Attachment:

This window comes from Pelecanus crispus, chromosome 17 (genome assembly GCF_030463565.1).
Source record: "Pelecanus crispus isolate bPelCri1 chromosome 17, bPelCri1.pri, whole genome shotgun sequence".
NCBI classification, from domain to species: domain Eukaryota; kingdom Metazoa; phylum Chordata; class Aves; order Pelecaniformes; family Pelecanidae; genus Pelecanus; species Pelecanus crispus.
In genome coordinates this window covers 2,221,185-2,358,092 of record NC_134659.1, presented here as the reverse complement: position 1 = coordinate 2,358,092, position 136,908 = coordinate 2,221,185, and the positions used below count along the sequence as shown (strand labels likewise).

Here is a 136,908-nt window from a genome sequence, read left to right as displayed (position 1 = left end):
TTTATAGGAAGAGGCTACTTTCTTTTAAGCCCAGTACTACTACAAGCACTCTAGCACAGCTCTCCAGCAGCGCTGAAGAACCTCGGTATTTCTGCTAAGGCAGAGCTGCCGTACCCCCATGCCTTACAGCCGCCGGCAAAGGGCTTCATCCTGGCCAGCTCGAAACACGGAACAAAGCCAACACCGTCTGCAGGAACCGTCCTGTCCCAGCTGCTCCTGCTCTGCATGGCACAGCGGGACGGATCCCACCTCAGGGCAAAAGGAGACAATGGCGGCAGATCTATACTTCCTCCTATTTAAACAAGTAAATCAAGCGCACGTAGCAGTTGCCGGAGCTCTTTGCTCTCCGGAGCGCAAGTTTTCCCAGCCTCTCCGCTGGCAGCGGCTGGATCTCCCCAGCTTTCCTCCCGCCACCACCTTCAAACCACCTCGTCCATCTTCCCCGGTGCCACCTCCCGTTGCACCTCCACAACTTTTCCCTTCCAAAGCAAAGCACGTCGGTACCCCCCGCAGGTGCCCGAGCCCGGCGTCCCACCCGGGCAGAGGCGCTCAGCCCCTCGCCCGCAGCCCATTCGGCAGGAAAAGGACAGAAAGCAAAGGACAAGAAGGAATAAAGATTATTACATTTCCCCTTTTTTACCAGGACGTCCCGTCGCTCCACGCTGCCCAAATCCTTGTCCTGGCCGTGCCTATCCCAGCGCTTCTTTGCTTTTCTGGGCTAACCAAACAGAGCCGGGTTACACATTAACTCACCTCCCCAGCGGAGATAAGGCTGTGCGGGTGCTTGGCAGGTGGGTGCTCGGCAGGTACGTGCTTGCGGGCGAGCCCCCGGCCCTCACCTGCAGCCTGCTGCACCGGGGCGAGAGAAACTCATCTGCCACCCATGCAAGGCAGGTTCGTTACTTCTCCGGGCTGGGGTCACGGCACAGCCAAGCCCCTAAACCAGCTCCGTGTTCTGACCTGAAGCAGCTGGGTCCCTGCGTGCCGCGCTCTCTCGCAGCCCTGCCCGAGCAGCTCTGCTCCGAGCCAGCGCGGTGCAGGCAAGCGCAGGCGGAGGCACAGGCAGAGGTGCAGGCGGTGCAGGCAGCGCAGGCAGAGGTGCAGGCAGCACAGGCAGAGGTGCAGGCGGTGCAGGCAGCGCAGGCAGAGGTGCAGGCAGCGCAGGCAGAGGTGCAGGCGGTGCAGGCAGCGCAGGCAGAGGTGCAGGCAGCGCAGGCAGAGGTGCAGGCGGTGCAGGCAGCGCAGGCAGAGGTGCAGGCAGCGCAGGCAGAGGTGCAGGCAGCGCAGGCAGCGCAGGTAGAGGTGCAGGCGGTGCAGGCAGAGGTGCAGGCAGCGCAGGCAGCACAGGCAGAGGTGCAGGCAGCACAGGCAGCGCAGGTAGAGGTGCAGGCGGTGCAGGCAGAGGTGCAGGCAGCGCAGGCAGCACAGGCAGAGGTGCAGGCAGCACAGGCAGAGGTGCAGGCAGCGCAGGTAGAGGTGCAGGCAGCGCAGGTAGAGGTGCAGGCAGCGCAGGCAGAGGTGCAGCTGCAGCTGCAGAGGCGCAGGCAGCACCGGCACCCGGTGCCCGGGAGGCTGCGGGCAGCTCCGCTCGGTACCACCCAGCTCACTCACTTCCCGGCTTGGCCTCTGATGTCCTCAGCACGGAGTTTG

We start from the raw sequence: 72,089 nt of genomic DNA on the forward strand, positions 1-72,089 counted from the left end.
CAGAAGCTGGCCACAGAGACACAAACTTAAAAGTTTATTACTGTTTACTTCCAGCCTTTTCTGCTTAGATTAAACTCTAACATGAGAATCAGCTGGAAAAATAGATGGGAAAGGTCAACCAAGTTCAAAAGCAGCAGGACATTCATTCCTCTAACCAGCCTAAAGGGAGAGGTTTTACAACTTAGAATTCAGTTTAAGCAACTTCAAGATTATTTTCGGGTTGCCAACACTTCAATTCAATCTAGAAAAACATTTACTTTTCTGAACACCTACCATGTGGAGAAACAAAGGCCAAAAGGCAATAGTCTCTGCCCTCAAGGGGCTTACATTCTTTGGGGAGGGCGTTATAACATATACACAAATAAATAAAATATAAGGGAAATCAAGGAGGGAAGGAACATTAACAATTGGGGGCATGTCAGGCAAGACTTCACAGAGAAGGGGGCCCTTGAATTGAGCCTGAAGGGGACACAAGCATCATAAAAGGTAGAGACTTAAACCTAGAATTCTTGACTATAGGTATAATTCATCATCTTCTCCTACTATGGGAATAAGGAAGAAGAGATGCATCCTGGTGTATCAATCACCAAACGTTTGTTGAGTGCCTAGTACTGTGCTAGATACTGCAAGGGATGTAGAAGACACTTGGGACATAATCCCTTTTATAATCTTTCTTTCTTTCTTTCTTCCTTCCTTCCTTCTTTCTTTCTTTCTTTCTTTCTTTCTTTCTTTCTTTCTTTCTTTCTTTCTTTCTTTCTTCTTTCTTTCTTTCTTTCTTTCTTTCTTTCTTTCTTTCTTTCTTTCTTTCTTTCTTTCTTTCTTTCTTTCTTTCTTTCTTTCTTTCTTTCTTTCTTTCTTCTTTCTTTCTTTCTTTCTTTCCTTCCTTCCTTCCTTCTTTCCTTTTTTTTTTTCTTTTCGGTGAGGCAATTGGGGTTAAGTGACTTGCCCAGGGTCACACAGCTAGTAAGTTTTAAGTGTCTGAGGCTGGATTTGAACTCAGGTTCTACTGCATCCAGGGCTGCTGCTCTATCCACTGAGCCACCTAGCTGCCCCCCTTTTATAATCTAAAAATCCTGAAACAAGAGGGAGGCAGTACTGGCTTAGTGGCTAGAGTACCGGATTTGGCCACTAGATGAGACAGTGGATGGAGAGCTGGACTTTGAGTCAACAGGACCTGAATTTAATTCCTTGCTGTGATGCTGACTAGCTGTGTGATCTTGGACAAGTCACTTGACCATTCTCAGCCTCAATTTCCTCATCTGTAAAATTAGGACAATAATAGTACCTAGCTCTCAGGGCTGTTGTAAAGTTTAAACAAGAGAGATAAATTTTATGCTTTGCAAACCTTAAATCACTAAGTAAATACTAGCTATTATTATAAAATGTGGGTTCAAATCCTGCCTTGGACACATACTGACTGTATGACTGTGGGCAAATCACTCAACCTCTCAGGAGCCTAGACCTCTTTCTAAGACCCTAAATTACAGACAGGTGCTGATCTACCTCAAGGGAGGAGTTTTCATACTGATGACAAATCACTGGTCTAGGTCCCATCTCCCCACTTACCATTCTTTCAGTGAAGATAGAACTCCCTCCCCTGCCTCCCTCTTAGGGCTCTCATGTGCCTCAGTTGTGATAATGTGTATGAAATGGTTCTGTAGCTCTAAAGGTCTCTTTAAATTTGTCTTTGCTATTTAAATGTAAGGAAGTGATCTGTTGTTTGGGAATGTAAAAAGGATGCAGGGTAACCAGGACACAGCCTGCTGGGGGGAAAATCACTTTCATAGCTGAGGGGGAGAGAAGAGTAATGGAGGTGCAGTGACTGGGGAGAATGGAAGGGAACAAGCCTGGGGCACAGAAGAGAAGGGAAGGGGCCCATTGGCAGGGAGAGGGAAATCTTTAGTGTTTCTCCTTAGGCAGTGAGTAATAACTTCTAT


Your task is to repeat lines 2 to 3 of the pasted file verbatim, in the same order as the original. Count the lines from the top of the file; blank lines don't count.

Source record: "Pelecanus crispus isolate bPelCri1 chromosome 17, bPelCri1.pri, whole genome shotgun sequence".
NCBI classification, from domain to species: domain Eukaryota; kingdom Metazoa; phylum Chordata; class Aves; order Pelecaniformes; family Pelecanidae; genus Pelecanus; species Pelecanus crispus.